Military

USAF Rewriting Huey Replacement RFP

By Staff Writer | March 6, 2017
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A UH-1N Iroquois from the 54th Helicopter Squadron flies over Minot Air Force Base’s missile complex, N.D., Jan. 25, 2017. Photo courtesy of the U.S. Air Force

A UH-1N Iroquois from the 54th Helicopter Squadron flies over Minot Air Force Base’s missile complex, N.D., Jan. 25, 2017. Photo courtesy of the U.S. Air Force

The U.S. Air Force plans to release a second draft request for proposals (RFP) in April for its UH-1N helicopter replacement program following industry feedback that its current platforms don’t meet all the requirements contained in the previous draft.

The Air Force plans to call for acquiring 84 UH-1N replacement helicopters. This development means the release of a final RFP would be delayed until mid-year.

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“Following release of the draft RPF, interested offerors identified that their off-the-shelf platforms would not meet all threshold requirements,” said a USAF statement.

“Consequently, the Air Force is shifting the acquisition approach to a pre-Milestone C entry to allow for integration of Non-Developmental Items (NDI). This will allow interested offerors an opportunity to integrated NDI into their off-the-shelf platform to meet all requirements for the UH-1N replacement.”

Milestone C refers to a Pentagon decision event to decide if a program is ready to transition from development to production. The initial draft RFP was issued Dec. 2, 2016.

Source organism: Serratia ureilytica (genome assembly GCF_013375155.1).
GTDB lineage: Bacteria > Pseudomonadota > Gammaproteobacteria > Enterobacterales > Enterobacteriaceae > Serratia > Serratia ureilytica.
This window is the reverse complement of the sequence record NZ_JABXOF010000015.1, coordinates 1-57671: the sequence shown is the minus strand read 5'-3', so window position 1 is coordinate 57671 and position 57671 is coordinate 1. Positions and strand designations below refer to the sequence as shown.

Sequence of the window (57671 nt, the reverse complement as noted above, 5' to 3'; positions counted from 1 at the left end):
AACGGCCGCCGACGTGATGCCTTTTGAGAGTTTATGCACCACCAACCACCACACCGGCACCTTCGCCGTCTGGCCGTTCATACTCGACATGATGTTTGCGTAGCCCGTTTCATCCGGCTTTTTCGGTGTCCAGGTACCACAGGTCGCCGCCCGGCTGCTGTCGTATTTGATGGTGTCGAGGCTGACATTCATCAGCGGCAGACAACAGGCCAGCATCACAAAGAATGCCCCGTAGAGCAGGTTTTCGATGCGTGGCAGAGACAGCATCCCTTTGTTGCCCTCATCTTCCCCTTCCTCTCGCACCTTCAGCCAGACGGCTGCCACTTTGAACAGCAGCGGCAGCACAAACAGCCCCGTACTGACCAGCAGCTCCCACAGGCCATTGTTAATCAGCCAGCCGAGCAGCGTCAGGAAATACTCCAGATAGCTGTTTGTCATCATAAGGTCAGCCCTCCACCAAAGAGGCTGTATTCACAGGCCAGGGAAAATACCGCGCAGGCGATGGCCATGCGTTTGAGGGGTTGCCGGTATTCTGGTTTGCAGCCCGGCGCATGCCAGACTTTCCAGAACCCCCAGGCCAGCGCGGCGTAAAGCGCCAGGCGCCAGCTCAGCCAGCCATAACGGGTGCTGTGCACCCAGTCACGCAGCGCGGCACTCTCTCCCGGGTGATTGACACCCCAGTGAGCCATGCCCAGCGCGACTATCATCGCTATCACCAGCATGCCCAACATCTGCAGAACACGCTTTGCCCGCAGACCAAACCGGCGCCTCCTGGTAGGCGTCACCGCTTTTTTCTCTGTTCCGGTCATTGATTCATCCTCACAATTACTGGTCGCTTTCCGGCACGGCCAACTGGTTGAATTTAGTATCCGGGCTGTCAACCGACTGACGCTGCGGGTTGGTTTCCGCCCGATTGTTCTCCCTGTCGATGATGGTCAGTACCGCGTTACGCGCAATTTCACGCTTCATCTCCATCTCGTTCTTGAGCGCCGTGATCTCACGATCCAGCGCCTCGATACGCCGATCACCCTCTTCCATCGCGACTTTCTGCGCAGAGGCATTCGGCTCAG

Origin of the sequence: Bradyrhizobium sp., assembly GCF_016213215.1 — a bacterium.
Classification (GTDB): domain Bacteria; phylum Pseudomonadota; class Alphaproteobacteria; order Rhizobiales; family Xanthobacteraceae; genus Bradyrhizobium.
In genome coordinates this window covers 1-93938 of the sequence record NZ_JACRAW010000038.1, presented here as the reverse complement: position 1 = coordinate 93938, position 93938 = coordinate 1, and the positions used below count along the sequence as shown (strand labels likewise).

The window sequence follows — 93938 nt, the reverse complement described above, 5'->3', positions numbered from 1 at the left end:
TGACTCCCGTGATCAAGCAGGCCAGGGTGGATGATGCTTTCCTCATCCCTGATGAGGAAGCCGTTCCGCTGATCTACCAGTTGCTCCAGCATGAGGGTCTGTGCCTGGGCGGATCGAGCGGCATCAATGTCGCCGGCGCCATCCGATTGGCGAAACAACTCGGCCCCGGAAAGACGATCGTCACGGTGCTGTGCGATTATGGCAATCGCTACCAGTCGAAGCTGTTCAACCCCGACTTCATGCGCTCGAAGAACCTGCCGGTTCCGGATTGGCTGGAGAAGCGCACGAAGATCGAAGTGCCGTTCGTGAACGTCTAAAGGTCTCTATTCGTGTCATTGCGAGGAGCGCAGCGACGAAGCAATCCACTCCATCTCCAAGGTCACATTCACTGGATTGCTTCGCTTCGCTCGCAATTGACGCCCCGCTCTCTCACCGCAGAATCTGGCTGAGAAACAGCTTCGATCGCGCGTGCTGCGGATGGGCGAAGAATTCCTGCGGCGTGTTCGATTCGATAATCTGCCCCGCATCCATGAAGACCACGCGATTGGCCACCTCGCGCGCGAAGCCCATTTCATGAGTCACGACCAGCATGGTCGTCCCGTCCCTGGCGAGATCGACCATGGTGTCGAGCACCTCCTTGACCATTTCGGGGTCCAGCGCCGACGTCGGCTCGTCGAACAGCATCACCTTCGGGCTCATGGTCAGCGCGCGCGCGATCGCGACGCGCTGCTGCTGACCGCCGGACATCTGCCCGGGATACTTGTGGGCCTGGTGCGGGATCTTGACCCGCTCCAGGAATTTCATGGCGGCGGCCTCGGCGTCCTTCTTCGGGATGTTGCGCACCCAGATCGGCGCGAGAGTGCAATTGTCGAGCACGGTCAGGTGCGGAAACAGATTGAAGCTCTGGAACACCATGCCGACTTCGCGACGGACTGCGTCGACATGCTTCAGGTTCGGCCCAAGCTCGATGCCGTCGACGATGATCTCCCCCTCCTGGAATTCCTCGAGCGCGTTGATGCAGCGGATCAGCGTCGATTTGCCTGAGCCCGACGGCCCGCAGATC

The final RFP was supposed to be issued in February, but is now slated for release sometime this summer, the Air Force said.

“The Air Force still plans to award a contract in Fiscal 2018 that results in delivery of the first operational helicopter in the Fiscal 2020/21 time frame,” the statement said. “We will continue a robust dialogue with industry as this program moves forward.”

The 62 Bell utility aircraft flying with the USAF today are 1969/1970 vintage, and many have more than 10,000 flying hours. Diminishing sources for manufacturing replacement parts combine with material shortages to make UH-1N sustainment costs prohibitive. The UH-1Ns perform nuclear missile-field support, VIP/continuity-of-government, training and test-support missions, but the Hueys no longer have the performance needed for those tasks; this has put the Air Force on an aggressive program schedule.

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